Don’t Stop Believing, with Artist Glenn KainoPublished 31 May 2018
“When people ask me how to describe the work or describe myself, I always just start by saying artist,” says Glenn Kaino. “Everything stems from the art practice.”
The visionary American conceptual artist’s work has led him to become an off-Broadway producer, a performer, a magician, a social activist and the technological innovator who helped legalize the music download platform Napster.
A “horrible” trip to an art fair in 2008 caused Kaino to close his studio for a year, unhappy with “how much influence an overall, overriding economic system” was having on art making. He decided instead to “go hang out with a bunch of magicians and see what happens—because they know something about believing”.
Magic is “why we do what we do, as artists”, says Kaino, who went on to co-produce the off-Broadway magic show “In and Of Itself”—which is smashing box office records. Both magic and art are about belief for Kaino, who says: “Belief has always been at the core of the practice; it’s really belief about the power of art.”
One of his long-term collaborations is with the Olympian Tommie Smith, who famously accepted the gold medal for the 200m race in 1968 with his fist held aloft, in solidarity with the fight for human rights. “We, as beneficiaries of his sacrifice, can create systems that pay homage to—and also pay—him,” Kaino says. “The art I know actually has tangible change, in that it makes people think in different ways or makes people engage in different ideas.”
During today’s podcast, which was recorded in Los Angeles with Matthew Thompson (vice president of AAP in Los Angeles) and our host Charlotte Burns, Kaino talks about subjects as diverse as Jurassic Park; diversity in tech; partnering with actor and activist Jesse Williams; his interest in “connecting ecosystems that don’t normally have a chance to meet”; upcoming projects—and much more.
Tune in today.
For the full transcript, click here
“I like to say when I was taught about Conceptual art, I believed it. I wasn’t part of the generation that had to be convinced that concepts could be art” —Glenn Kaino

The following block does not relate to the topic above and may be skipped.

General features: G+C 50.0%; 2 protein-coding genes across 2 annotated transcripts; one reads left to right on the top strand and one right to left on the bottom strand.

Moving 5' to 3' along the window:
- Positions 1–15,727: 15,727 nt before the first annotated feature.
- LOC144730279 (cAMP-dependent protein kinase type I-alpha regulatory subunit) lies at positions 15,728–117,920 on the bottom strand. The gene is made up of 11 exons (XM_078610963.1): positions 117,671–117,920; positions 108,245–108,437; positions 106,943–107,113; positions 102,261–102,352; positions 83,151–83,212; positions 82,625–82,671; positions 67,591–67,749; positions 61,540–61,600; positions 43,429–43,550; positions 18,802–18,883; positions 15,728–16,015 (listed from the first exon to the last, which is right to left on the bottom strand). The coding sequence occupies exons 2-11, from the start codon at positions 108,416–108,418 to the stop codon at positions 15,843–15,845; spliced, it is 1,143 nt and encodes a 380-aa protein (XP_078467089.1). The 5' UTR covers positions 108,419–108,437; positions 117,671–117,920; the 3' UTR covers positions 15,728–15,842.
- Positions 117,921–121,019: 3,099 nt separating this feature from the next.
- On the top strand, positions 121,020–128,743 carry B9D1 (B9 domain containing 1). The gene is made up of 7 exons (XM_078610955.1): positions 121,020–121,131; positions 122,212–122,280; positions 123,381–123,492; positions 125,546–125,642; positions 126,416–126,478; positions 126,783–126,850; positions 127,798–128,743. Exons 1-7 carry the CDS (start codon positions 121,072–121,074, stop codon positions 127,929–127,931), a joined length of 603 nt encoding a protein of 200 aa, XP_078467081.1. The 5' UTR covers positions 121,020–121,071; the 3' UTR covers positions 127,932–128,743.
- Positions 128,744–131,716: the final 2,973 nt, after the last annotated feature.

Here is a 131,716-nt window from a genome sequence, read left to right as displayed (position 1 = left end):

“The art I know actually has tangible change, it that makes people think in different ways or makes people engage in different ideas” —Glenn Kaino
“They exist as these moments when you’re at a blackjack table and the dealer is throwing you a card and—in the air—that card is both every card you want and every card that you don’t want” —Glenn Kaino
Glenn Kaino is a Los Angeles based Conceptual artist whose creates across a range of media, from public sculpture to drawing, painting, video and performance. His work, which is included in major museum collections such as the Los Angeles County Museum of Art and the Hammer Museum, has been featured in the 2004 Whitney Biennial (Desktop Operations, a monumentally-scaled sandcastle inspired by desktop Zen garden kits) and the 2013 Cairo Biennale (In Every Grain, a sculptural environment for the US Pavilion).
His performance work The Burning Boards (2007) was originally performed at the Whitney Altria in 2007 and involved a chess game between 32 artists, writers, curators and chess masters with wax pieces that melted during the game, testing traditional logic and rules. Kaino also spent a decade immersed in the field of magic and produced the magic show “In & Of Itself” at the Daryl Roth Theater in New York City. It became one of highest-grossing shows in the theater’s history.
Kaino also created the artist-run gallery, Deep River, in LA in 1997 and was a founding board member of the independent, non-profit LA art space, LAXART.
VP, director of advisory at AAP
Matthew Thompson is a director of advisory. From 2011 until 2017 he was the director of collection development at the Los Angeles County Museum of Art, focusing on strategic collection building initiatives and major acquisition projects like John Lautner’s Sheats/Goldstein Residence and the Yuz Museum partnership. Previously, he helped build the program at the Aspen Art Museum where for six years he curated exhibitions, public projects, and programs, and oversaw the museum’s publications.
Thompson received his B.A. in Visual Arts from Columbia University and his M.A. in Critical and Curatorial Studies from the Department of Art at the University of California, Los Angeles.
executive editor of In Other Words
Charlotte Burns is the editor of In Other Words, our weekly newsletters and podcasts. She was previously the US news and market editor for The Art Newspaper, as well as a regular correspondent for publications such as the Guardian and Monocle. Previously, she worked with the London dealer Anthony d’Offay on special projects. For several years, she was a consultant at the cultural communications agency, Bolton & Quinn. She also worked at Hauser & Wirth in London.
Burns received a Masters degree (with Merit) from the Courtauld Institute in Art and Cultural Politics in Germany, 1890-1945, as well as a first-class B.A. honors degree in English and History of Art from Birmingham University. She moved to New York in 2010.
The live record
Behind the Scenes with Glenn Kaino
For More on Glenn Kaino
Where to look
Significant Works by Glenn Kaino